Private medical clinics win injunction against B.C. law that banned them
Dr. Brian Day, Medical Director of the Cambie Surgery Centre, sits for a photograph at his office in Vancouver on Wednesday, Aug. 31, 2016. (Darryl Dyck / THE CANADIAN PRESS)
Laura Kane, The Canadian Press
Published Friday, November 23, 2018 7:54PM EST
Last Updated Friday, November 23, 2018 9:21PM EST
VANCOUVER -- Private clinics embroiled in a decade-long legal battle against the British Columbia government have scored a victory after a judge ordered an injunction against provisions in a law banning private billing for medically necessary care.
B.C. Supreme Court Justice Janet Winteringham says in a written ruling released Friday that the constitutionality of the provisions must be determined at an ongoing trial. The decision means the government can't enforce the provisions until June or pending another court order.
"The plaintiffs have established that there is a serious question to be tried in that ... some patients will suffer serious physical and/or psychological harm while waiting for health services (and) some physicians will not provide private-pay medically necessary health services after the (provisions) take effect," the ruling says.
The Cambie Surgery Centre, another private clinic and several patients launched a constitutional challenge nearly 10 years ago arguing the province doesn't provide timely medical services, yet residents are prohibited from accessing private health care.
The trial has dragged on for years and Winteringham says in her ruling that she expects it to wrap in April.
Health Minister Adrian Dix announced this spring that starting in October, his government would begin enforcing provisions in the Medicare Protection Act that were first passed by the B.C. Liberals in 2003 but had never been enforced.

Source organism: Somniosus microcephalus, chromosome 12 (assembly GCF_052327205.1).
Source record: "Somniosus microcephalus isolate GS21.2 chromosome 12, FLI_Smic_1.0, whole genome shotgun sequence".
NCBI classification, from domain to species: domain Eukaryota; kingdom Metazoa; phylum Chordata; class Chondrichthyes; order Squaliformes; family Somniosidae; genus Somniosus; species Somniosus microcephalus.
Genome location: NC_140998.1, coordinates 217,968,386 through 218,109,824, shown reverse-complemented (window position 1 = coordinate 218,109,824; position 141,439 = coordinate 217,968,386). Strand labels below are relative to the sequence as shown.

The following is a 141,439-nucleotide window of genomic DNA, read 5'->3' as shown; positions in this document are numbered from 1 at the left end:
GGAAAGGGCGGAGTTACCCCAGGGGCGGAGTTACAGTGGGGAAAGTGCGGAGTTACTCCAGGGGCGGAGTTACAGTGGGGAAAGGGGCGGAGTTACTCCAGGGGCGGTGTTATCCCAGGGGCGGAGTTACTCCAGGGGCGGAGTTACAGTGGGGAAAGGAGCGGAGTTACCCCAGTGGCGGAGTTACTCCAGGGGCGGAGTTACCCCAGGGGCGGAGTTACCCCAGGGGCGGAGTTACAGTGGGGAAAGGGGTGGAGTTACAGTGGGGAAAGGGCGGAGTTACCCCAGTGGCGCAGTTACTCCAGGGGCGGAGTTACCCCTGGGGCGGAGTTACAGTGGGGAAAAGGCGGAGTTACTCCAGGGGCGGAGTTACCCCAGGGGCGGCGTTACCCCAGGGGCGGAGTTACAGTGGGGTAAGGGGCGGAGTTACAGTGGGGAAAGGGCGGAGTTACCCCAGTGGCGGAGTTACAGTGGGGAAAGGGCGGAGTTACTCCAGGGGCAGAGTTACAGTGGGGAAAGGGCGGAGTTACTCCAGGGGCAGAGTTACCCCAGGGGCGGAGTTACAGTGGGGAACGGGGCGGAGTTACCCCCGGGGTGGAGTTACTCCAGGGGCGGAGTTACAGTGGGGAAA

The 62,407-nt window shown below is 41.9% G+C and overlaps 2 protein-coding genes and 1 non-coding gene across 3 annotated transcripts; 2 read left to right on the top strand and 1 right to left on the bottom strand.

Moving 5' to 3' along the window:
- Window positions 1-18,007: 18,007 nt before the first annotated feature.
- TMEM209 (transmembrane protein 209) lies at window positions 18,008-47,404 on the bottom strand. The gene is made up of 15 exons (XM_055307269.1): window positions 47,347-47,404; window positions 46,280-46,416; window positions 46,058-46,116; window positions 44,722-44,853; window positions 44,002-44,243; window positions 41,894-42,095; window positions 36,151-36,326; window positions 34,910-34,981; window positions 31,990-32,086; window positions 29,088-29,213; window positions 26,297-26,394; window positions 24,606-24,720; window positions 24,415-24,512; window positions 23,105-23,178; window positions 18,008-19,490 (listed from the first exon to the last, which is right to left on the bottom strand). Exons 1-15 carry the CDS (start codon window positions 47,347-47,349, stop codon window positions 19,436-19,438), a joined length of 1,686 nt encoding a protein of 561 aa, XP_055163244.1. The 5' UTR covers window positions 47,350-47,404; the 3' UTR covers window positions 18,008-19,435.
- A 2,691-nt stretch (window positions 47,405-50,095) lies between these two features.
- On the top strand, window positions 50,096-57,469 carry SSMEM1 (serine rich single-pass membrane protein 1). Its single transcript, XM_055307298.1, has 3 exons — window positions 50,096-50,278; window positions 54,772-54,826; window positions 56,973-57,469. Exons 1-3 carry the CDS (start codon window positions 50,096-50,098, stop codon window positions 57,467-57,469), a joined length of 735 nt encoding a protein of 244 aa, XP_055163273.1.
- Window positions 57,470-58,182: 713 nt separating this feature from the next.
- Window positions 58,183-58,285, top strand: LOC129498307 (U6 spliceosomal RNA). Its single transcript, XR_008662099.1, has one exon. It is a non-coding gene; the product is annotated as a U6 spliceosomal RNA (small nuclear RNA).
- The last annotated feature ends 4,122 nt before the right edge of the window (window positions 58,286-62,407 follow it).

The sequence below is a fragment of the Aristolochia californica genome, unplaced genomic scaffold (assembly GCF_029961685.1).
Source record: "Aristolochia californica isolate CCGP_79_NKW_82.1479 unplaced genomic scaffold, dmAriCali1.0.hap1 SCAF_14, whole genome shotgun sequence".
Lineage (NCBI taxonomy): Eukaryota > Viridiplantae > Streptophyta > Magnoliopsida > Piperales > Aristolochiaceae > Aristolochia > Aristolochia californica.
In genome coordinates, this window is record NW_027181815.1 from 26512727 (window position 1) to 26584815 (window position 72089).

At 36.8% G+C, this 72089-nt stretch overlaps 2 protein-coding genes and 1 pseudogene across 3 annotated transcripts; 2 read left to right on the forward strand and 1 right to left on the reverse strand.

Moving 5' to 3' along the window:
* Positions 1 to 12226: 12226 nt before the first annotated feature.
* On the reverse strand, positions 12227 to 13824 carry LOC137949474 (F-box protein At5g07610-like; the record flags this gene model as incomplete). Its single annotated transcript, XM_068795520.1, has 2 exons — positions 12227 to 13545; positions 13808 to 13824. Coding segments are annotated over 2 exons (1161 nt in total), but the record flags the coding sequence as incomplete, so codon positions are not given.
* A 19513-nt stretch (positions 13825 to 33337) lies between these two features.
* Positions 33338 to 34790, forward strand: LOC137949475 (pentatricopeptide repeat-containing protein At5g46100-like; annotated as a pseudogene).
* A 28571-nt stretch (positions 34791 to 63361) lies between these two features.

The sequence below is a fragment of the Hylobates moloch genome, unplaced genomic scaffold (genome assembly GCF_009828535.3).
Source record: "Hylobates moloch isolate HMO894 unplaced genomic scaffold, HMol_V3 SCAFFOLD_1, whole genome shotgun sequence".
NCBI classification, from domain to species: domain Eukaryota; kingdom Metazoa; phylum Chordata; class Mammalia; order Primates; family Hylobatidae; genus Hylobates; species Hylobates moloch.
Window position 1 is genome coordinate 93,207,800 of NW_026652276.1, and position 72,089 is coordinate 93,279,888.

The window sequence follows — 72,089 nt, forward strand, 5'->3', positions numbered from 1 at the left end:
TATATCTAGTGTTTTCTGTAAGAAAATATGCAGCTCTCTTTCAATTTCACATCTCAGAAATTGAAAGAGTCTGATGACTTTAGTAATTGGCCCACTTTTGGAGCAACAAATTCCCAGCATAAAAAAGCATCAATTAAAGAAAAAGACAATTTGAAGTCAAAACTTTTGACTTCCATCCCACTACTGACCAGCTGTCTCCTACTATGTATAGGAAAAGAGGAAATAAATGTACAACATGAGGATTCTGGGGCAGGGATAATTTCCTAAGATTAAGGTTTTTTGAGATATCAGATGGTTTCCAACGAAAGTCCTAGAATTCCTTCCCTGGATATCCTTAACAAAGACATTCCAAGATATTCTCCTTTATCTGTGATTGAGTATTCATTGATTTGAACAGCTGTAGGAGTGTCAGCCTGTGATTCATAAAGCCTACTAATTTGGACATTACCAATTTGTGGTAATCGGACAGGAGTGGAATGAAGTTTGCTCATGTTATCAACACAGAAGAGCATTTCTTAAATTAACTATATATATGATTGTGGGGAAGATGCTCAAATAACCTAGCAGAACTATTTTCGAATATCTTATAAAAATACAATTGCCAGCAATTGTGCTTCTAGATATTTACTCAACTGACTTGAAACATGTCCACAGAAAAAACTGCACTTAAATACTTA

The provisions meant that doctors who charged patients for medically necessary procedures would face initial fines of $10,000.
Plaintiffs in the court case swiftly filed an application for an injunction and Winteringham ruled in their favour.
Dix told reporters on Friday that he was disappointed with the ruling.
"It takes away our ability to do what we're obligated to do and we need to do, which is enforce the law," he said.
"That said, the court case involved has been going on for 10 years and I'm a very patient person about court cases. I'm quite impatient, though, about improving patient care in B.C. That's why we've proceeded so vigorously to take actions in increasing public surgeries, to reduce public wait times in the public health-care system."
Health Canada fined the B.C. government $16 million because of illegal extra billing, so the "failure" of the previous government to enforce the act has cost taxpayers, he said. That amount of money could have paid for 55,000 MRIs, he added.
The Canada Health Act prevents private billing for medically necessary health services and continues to be enforced, Dix added.
Dr. Brian Day of the Cambie Surgery Centre could not immediately be reached for comment.
Day has said that his clinic, along with the province's 56 private surgical facilities and 17 others that provide MRIs, helps to keep waiting lists down in the public system.
He warned in April after Dix announced he would enforce Medical Care Act provisions that the move might force private clinics to close.
"The government is in court denying that wait lists are a problem and denying there's any harm from wait lists," he said.